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Practice Slow/Practice Fast

“Slow practice is fast practice” they say. To be sure, slow practice is a powerful strategy. Used by itself, however, it is incomplete. Ultimately, to perform fast passages well, we will need to have practiced them at full speed.

In fact, if we are not careful, solely practicing a passage under tempo can drive us into a rut. It can make it so that we can only hear and feel the passage as being slow. Rather than finding the passage easier over time, we may find it more difficult to play the passage at speed when we need to. As a result, when working on a quick passage, I’ve found it best to vary the practice strategy, and the speed.

We’ve talked about a variety of techniques in the past, and we can call this one the Fast-Slow-Medium-Fast technique. Clever eh?

It goes something like this:

First: We start the day’s practice of the passage in question by reading through it at tempo, even if it contains mistakes, or we feel as if we are “faking” the passage.

Do this once only. This serves as a “test” to see how well we know, or don’t know, the passage.

  • If we are immediately successful, then perhaps a few review repetitions will suffice for the day. Repeat the passage, correctly at tempo 3 or 4 times and call it a quits for this passage.
  • However, if we are unsuccessful, we should continue on below.

Next: Drastically reduce the tempo.

We find a tempo at which we can play the passage easily and accurately. This is our tempo for this part of the practice session.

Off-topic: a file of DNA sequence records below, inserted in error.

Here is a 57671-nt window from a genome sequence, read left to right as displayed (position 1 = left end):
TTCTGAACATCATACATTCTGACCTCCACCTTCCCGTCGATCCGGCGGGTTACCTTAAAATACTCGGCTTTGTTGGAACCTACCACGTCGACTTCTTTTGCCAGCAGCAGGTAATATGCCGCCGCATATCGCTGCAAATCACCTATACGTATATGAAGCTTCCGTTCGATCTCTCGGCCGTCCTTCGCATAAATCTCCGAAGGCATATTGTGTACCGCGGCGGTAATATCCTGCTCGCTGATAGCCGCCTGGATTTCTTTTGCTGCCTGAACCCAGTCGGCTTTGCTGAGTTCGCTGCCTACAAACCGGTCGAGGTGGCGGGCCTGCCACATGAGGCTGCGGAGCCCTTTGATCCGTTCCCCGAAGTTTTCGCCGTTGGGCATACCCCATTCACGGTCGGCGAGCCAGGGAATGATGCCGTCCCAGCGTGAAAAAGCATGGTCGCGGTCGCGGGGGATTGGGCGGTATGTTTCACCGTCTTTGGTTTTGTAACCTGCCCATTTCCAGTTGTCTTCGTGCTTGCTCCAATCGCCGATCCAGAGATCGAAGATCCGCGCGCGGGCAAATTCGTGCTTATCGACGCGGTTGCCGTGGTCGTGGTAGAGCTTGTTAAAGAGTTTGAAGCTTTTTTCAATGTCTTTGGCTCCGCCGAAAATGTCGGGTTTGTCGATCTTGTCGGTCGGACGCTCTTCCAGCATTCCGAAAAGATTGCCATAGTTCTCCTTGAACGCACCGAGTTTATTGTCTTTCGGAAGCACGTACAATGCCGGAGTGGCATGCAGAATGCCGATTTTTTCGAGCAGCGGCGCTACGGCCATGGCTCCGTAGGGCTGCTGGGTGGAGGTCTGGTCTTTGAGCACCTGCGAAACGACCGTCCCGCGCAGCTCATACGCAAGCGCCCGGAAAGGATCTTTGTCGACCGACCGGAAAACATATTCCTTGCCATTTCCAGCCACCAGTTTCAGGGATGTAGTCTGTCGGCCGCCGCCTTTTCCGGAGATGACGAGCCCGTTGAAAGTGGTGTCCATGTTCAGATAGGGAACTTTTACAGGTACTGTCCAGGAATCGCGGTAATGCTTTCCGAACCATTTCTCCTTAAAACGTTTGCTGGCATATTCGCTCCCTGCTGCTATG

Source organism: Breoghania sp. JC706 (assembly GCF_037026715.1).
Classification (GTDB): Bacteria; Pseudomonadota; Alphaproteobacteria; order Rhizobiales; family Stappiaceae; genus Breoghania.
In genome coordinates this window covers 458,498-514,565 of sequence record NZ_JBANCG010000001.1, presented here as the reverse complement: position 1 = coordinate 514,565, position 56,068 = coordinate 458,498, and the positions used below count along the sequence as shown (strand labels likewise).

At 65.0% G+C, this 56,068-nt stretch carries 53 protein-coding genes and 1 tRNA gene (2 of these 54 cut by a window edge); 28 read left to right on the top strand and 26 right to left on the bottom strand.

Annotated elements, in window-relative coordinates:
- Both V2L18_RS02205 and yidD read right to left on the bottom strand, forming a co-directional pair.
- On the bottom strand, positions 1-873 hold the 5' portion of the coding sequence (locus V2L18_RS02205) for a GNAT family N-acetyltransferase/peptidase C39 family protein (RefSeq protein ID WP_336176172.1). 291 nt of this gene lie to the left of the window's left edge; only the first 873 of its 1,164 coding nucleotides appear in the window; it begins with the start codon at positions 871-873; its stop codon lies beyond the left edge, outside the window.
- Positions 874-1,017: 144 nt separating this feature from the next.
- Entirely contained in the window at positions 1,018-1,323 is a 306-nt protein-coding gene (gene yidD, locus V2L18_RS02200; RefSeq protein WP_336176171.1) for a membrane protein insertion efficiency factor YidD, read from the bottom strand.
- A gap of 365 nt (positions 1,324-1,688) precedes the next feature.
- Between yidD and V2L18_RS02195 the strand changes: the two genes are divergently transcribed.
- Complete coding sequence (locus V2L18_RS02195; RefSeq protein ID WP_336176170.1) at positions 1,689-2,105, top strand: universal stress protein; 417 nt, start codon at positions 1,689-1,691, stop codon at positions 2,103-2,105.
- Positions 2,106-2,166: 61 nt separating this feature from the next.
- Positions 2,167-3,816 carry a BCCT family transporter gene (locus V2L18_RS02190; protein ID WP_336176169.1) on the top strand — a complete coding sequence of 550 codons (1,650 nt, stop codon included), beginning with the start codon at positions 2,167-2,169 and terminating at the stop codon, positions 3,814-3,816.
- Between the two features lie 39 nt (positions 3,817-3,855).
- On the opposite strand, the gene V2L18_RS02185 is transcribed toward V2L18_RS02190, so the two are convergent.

• This tempo might seem, “ridiculously” slow
  • To be clear, however, we are searching for a tempo at which we can play the passage easily without major error
  • We should play the passage, correctly, 10 or 11 times. At the tempo we have chosen here, we should be able to mostly perform the correct repetitions consecutively. If we cannot, the tempo is likely too fast.

Next: Increase the tempo, moderately.

  • We choose a tempo at which we can perform the passage without a major disaster, but which is still a challenge. What we are seeking is a tempo at which we can perform the passage accurately, but not easily. Correct performance of the passage should require concentration.
  • Play the passage, correctly, 10 or 11 times. At the tempo we have chosen here, we may find correct performances of the passage interrupted by incorrect performance of the passage. This is fine. In fact, so long as we get more right than we do wrong, it simply confirms that we are at the correct tempo. For example, 3 correct followed by 1 wrong is OK. However, 1 correct and 3 wrong means the tempo is too fast.

Finally: Increase the tempo again.

  • We choose a tempo at which we may potentially perform the passage, perhaps with a few errors, but at which we may also fail. Note: Depending on the challenge of the passage, and the result of any previous work, we may be at the performance tempo, or we may still be under tempo.
  • Attempt this tempo about 4-6 times. We may get a few correct, or we may not be completely satisfied with any attempt. So long as we are close to performing it correctly, we are at the right tempo. The point is to attempt a tempo slightly beyond our abilities.

Another way of describing our Four Tempi, used in this practice strategy, might be:

  • Performance Speed
  • Extremely Slow
  • Slightly Challenging. Not too fast, but not too slow. Fast enough to require concentration to perform the passage, but no faster
  • A bit too fast. We can do it, or almost do it, but it requires all of our concentration not to make major errors.

Over the course of several practice sessions we should see the Beats Per Minute for each of the four tempi rise. Over time we should find that we can perform the passage easily at a high rate of speed.

This technique is meant to both take advantage of slow practice benefits and to force us to play the passage quickly, all within in a single session. Just another weapon in the practice arsenal.